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And, while we’re at it. What makes these “ultraconservative” words the oldest in the daughter and granddaughter languages? Theoretically, “black” is just as old as “mother” is in English as they both go back to reconstructed PIE, and no doubt to other roots from unreconstructable proto-proto-languages. As for the timeline: PIE 6K BP, Euro-Asiatic 15K BP, extinction of Neanderthal 60K BP.

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Posted: 07 May 2013 02:35 PM   [ Ignore ]   [ # 9 ]
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At first perusal, it strikes me as a decent article. The main strength, as I see it, is that Pagel and company are not setting out to reconstruct the proto-language. Rather they claim to have demonstrated that such a proto-language probably existed using statistical methods. They don’t tell us what that language was like grammatically or, aside from a handful of likely words, in terms of vocabulary. Any effort of that nature would be laughable. The idea of such a proto-language isn’t revolutionary, but this study provides more evidence that it may have actually existed.

I don’t, however, see on what grounds Pagel places the geographic point of origin in southern Europe. I can’t see how you can get there from here. There are too many variables to predict location with any confidence. (I couldn’t find that claim in the paper--maybe it’s there and I missed it--but it may be a wild guess the Guardian reporter pulled out of him.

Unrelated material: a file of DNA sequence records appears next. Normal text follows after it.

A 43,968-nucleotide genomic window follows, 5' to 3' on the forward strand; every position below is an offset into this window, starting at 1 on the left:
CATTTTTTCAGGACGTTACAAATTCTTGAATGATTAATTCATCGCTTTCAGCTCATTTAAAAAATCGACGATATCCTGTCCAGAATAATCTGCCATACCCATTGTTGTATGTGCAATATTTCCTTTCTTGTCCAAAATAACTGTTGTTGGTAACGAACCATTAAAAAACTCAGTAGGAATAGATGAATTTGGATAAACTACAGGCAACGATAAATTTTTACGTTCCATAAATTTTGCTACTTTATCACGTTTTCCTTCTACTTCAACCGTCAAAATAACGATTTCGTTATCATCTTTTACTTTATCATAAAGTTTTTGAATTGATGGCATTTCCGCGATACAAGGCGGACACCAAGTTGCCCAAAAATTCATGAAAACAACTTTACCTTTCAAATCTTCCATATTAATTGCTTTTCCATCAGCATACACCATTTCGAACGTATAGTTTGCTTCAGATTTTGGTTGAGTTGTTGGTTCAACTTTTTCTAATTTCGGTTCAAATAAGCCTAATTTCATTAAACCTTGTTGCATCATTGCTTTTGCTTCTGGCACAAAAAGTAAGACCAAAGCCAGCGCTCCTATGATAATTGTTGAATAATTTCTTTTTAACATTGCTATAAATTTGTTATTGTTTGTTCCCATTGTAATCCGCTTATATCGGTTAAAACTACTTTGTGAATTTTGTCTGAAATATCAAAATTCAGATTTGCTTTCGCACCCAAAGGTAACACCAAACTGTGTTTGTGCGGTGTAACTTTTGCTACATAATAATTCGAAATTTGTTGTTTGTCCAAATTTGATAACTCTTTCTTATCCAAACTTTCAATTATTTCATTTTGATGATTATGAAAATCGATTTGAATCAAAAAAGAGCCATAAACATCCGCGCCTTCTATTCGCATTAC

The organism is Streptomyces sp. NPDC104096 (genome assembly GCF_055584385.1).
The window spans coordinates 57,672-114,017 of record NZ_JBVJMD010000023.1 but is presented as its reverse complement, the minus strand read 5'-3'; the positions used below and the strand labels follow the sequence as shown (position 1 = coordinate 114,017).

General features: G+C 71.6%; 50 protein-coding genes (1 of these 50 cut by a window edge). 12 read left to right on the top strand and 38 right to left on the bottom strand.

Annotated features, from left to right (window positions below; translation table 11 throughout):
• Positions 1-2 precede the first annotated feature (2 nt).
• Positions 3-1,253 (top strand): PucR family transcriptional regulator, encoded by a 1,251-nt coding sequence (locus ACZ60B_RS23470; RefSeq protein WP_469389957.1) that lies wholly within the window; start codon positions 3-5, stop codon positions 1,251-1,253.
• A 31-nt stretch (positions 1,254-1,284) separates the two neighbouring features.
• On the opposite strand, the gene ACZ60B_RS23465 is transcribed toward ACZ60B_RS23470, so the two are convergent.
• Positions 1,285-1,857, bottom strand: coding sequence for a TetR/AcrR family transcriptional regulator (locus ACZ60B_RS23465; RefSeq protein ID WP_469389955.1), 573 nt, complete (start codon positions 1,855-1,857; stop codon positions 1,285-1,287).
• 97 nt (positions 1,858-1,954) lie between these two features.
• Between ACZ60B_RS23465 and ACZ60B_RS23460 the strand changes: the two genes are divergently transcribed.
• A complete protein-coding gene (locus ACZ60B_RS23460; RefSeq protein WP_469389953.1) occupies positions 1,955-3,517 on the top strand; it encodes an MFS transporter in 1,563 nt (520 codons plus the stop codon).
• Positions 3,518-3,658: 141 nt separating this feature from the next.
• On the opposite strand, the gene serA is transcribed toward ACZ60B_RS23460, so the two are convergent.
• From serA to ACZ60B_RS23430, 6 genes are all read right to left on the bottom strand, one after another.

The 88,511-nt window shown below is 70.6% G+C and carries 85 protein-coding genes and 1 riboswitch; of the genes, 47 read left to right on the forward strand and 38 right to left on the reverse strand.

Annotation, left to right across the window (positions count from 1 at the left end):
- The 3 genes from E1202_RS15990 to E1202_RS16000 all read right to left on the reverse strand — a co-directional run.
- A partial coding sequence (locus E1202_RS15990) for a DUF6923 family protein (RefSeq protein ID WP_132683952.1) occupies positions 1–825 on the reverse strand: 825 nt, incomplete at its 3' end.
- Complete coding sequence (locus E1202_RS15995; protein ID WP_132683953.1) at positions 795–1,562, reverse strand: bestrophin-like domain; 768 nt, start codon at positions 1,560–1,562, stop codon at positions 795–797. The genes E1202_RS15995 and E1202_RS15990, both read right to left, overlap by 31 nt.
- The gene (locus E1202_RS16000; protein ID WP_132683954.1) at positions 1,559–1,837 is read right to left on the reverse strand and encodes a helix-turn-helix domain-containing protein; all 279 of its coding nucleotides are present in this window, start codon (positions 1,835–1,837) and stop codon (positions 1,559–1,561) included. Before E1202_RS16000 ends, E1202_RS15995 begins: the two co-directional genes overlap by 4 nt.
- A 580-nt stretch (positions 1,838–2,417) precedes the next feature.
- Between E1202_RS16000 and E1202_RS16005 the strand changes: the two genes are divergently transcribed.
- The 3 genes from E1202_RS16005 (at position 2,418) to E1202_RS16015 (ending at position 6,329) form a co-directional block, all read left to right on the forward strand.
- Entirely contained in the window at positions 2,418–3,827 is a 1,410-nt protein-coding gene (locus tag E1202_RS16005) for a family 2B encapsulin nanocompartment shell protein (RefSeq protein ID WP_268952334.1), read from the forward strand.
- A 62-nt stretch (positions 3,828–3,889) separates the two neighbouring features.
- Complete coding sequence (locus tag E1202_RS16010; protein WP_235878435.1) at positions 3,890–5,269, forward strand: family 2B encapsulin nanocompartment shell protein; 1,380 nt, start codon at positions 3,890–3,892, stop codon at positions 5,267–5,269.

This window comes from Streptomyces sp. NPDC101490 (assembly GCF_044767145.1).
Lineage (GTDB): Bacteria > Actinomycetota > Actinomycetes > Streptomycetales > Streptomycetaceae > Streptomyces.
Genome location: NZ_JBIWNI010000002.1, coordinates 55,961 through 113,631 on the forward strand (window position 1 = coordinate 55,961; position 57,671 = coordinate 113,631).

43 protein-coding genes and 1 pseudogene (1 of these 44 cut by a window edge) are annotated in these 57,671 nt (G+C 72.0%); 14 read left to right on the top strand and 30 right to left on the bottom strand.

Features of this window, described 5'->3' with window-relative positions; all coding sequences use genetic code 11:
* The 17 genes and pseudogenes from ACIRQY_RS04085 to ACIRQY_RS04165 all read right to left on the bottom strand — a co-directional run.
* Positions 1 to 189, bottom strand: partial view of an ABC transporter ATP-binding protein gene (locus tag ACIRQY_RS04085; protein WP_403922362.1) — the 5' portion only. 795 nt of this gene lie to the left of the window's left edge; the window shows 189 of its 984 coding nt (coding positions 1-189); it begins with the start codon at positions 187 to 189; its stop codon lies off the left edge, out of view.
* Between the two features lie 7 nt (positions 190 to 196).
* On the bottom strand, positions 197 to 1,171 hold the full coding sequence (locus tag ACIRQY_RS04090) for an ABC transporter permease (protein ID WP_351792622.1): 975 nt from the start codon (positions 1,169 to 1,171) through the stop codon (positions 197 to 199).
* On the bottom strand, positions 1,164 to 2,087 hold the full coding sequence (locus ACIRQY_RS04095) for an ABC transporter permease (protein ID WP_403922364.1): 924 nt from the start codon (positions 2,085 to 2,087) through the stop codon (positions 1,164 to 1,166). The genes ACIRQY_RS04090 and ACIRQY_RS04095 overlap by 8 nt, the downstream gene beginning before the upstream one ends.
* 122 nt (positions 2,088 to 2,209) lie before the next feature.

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Posted: 07 May 2013 05:54 PM   [ Ignore ]   [ # 10 ]
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extinction of Neanderthal 60K BP.

More like 30K.

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Posted: 08 May 2013 04:15 AM   [ Ignore ]   [ # 11 ]
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More like 30K.

Still double 15K.

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Posted: 08 May 2013 06:01 AM   [ Ignore ]   [ # 12 ]
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My gut reaction was that it was crap, and the historical linguists who commented in this LH thread, Marie-Lucie Tarpent and Piotr Gąsiorowski, agree: “Like Renfrew and the Proto-World people, the authors do not seem to differentiate between the survival of a lexical item (although made unrecognizable through millennia of phonological changes) and the survival of the sounds that compose it (which are independent of the meaning of the whole word) [...] Read it at your own risk”; “This is exactly the kind of approach which makes wishful thinking look like science and gets it past reviewers. Even if the numerical methods are basically sound, the data are garbage (obtained by the intuitive eyeballing of reconstructions from the Tower of Babel database—itself a highly questionable source—without any actual comparative analysis)”; “I am appalled by the qualkity of the linguistic input.”